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Keeping Colorado Restaurant Employees on Their Feet

As the pandemic starts to improve, it’s a good time for Colorado restaurants to refocus on some of the biggest risks faced by their workers — slips, trips, and falls.

This trio of misfortunes accounted for $7 million in claims costs from Jan. 1, 2019, through March 31, 2021, according to Pinnacol Assurance data. Slips, trips, and falls ranked second in frequency behind cuts and lacerations but produced more severe injuries.

Fortunately, restaurants can help protect employee health by taking preventive measures and creating — and enforcing — effective policies.

Tools to reduce injuries at work

Which is more effective to help reduce slips, trips, and falls: Requiring employees to wear slip-resistant shoes or installing slip-resistant flooring?

Definitely the flooring — if budget allows, according to Allison Hoskins, senior safety consultant at Pinnacol Assurance.

“Personal protective equipment, such as slip-resistant shoes, should always be the last resort when all other measures have been implemented and the hazards still exist,” Hoskins says.

If slip-resistant flooring doesn’t fit the budget, restaurants can take other steps to help prevent injury at work. More affordable alternatives include using slip-resistant floor coating or placing well-maintained mats in key areas.

Administrative controls offer another tool to help reduce injury at work.

These include safety reminders from managers and policies that set expectations for employees. Remember: It’s critical to put policies in writing.

“You can’t enforce something that’s not written,” Hoskins says.

Protocols to protect employee health

Colorado restaurants can highlight good housekeeping practices in a written policy. These may include:

  • Cleaning up spills immediately
  • Conducting regular inspections for hazards (a facility checklist can help)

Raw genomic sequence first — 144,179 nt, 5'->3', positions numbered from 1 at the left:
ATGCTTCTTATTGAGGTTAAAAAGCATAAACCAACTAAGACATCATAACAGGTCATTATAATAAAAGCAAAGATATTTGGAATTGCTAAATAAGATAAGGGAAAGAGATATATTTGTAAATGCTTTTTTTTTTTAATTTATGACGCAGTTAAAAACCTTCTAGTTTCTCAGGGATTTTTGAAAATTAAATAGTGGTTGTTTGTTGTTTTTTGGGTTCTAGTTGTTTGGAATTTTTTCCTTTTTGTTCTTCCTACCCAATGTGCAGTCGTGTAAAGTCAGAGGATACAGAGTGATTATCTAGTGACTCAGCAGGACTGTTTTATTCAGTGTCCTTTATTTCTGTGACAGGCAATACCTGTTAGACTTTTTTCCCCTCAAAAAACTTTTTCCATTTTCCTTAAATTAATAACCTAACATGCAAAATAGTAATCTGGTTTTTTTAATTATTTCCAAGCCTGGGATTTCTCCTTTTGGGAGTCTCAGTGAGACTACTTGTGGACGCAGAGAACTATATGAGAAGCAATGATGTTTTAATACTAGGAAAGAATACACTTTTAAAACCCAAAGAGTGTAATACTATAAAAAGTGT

• Rerouting cords and cables
  • Reporting mats that are curling up, damaged or posing another kind of safety problem
  • Placing a visual marker over hazards in sidewalks and parking lots that restaurants are using for outdoor dining
  • Maintaining proper lighting, especially in areas that go from light to dark or dark to light.

Policies can also address behaviors that can reduce injury at work. These may include:

  • Providing regular safety training for all employees
  • Discouraging running or changing direction quickly
  • Discouraging the use of sunglasses in low-light areas
  • Encouraging reporting of all slips, trips, and falls, even if an actual injury didn’t occur

Communicating expectations about footwear

Another key to promoting a safe restaurant workplace is to develop a footwear policy.

The policy should highlight the benefits of wearing safety shoes and the responsibilities of employees.

For example, it’s the server’s responsibility to wear proper shoes and inspect them daily and the supervisor’s to monitor their footwear.

The footwear policy might require employees to wear shoes with a “slip-resistant” label. Restaurants also can prohibit certain types of footwear, like open-toe shoes, shoes with too much grip or tacky surfaces, and even sneakers.

“A lot of people think tennis shoes are slip-resistant, but they’re about as slippery as they come,” Hoskins says.

Hazards facing food delivery drivers

Restaurants can take precautions in and around their locations, but they can’t necessarily mitigate the obstacles their delivery drivers encounter.

These may include broken sidewalks, damaged stairs, uneven ground, and walkways with trip hazards or ice. Not surprisingly, drivers frequently suffer slips, trips, and falls.

But food establishments can offer safety awareness training, including educating drivers about potential hazards, being aware of their surroundings, and wearing the proper footwear for wet, muddy, or icy conditions.

Prioritizing safeguards at Colorado restaurants

Keeping a safety-first mindset to prevent injuries at work can pose a challenge for any restaurant.

That’s especially true for restaurants that are short-staffed or hiring new workers as they reopen or expand capacity. Employees who are busy, rushed or fatigued can get easily distracted and have an accident.

By developing and enforcing common-sense safety rules, it’s possible to guard against the slips, trips and falls that can impact employee health — and restaurant operations.

Questions about preventing injuries at your Colorado restaurant?

Pinnacol Assurance has the largest and most experienced safety team in Colorado ready to help our customers identify and eliminate workplace hazards. Contact a Pinnacol safety consultant to learn more.

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